Most insurers will apply the new DV immediately. This may mean that an invoice will be issued for an uplift in the insurance premium if the DV has gone up. On the other hand, if the DV has decreased, a credit will be issued from the insurer and the new DV will be applied when the policy renews.

What if the new DV is significantly different to the old DV?

There can be a number of reasons that the new DV is wildly different to the previous valuation. The most common reason is a difference in the form of analysis used by the surveyor. For example, the previous surveyor may have used a more generic ‘functional cost unit rate’ method, while the new DV may have been calculated using a more accurate form of analysis. This can lead to significant changes in the reported DV.

This discrepancy can often be resolved by checking the differences between the old and the new RCA. However, if it is still unclear why the DV has changed so significantly, further investigation and communication with the surveyor who conducted the assessment may be necessary. All of this is typically handled by the Block Manager responsible for commissioning the RCA.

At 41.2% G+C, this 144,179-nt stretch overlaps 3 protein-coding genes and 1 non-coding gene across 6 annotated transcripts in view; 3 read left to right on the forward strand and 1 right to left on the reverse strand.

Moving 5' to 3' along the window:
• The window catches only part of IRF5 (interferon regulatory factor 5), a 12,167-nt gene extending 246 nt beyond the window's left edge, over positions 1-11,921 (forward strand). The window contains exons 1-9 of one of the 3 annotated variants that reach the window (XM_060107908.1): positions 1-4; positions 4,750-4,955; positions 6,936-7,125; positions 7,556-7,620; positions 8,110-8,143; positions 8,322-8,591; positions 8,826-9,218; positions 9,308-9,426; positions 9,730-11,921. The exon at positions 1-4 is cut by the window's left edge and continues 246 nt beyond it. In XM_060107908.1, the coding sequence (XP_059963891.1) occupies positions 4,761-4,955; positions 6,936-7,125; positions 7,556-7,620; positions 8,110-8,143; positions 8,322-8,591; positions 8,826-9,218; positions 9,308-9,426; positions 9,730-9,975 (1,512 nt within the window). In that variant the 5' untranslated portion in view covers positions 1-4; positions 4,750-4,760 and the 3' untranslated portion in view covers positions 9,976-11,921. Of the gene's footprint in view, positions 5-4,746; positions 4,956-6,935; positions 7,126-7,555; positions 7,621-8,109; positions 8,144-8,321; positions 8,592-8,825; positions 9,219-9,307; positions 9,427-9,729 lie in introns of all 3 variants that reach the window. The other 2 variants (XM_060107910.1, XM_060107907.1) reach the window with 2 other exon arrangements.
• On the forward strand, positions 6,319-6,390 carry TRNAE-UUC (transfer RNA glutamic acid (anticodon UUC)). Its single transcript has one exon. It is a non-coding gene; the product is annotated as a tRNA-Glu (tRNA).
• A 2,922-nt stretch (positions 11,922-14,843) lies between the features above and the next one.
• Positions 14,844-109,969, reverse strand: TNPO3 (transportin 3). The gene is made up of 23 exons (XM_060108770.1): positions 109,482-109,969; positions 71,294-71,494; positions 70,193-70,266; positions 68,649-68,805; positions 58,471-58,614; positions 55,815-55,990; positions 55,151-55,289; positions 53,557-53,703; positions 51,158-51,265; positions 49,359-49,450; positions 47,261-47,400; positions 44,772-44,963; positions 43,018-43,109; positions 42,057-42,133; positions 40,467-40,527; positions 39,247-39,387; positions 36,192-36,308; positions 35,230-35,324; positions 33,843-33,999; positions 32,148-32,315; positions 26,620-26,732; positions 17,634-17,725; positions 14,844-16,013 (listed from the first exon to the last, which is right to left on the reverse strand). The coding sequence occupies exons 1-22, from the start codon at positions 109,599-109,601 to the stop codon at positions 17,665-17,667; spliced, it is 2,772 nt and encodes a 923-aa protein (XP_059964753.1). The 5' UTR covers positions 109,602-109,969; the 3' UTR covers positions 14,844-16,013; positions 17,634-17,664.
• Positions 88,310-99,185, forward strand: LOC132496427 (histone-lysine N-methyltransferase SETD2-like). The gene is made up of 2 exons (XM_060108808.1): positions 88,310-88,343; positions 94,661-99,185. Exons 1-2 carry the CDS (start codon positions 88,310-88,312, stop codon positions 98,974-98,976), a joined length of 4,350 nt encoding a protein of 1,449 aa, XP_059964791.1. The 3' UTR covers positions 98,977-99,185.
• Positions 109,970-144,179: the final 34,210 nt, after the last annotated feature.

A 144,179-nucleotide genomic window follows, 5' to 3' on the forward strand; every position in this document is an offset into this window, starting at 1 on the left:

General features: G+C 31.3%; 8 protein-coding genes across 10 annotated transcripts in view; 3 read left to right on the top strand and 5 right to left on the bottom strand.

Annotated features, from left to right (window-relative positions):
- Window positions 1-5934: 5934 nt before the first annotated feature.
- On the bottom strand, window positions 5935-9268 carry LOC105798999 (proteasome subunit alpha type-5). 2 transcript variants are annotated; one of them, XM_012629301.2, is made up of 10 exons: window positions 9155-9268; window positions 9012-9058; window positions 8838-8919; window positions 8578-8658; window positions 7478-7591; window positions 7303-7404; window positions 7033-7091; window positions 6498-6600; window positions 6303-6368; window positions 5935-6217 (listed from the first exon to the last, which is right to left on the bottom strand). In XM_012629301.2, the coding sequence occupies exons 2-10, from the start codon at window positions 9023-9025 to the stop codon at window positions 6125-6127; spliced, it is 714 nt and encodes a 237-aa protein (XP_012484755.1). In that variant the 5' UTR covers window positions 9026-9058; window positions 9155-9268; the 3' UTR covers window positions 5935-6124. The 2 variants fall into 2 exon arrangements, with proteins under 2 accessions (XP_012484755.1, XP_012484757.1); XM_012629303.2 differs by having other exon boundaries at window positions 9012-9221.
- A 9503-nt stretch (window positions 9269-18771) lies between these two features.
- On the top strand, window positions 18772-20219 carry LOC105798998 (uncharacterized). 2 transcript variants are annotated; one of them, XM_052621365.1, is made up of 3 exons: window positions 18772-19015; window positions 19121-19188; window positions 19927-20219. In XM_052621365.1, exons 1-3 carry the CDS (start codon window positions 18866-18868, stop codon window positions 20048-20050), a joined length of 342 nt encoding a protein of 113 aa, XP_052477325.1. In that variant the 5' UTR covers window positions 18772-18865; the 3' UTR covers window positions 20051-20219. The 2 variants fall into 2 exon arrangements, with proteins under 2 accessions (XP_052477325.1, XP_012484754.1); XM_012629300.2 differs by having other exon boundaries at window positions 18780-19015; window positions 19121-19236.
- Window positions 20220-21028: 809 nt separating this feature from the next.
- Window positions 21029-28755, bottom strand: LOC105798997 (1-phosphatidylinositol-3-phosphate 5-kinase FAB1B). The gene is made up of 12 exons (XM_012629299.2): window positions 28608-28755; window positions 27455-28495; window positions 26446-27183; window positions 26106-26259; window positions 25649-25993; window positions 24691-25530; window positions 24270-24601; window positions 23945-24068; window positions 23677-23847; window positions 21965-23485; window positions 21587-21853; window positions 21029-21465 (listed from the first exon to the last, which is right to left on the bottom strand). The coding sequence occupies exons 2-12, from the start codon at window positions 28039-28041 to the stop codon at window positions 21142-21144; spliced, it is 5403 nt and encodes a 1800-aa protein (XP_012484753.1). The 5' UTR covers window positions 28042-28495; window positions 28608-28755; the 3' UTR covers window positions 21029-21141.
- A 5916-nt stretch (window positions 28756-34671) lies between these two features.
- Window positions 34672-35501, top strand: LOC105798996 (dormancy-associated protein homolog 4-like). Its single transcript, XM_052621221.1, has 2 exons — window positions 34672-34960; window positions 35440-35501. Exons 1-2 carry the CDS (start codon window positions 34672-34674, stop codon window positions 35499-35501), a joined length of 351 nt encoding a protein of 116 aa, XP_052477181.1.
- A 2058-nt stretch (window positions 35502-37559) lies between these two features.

For residential blocks, is an inspection of each flat necessary?

For blocks containing multiple flats or apartments, access to a representative property within the block is usually sufficient for calculating an accurate DV.

At Horizon Management, our experienced Block Managers can commission and liaise with the best surveyors to ensure Reinstatement Cost Assessments are carried out on a regular basis. We adhere to the strict regulations of the Royal Institution of Chartered Surveyors to make sure your block is managed to the highest standard. Get in touch with a member of the Horizon Management team today to find out how we could help with the management of your development.


Related Articles


Redefining Leasehold Living

Speak to an expert at Horizon

Click here to contact one of our friendly team who will be happy to help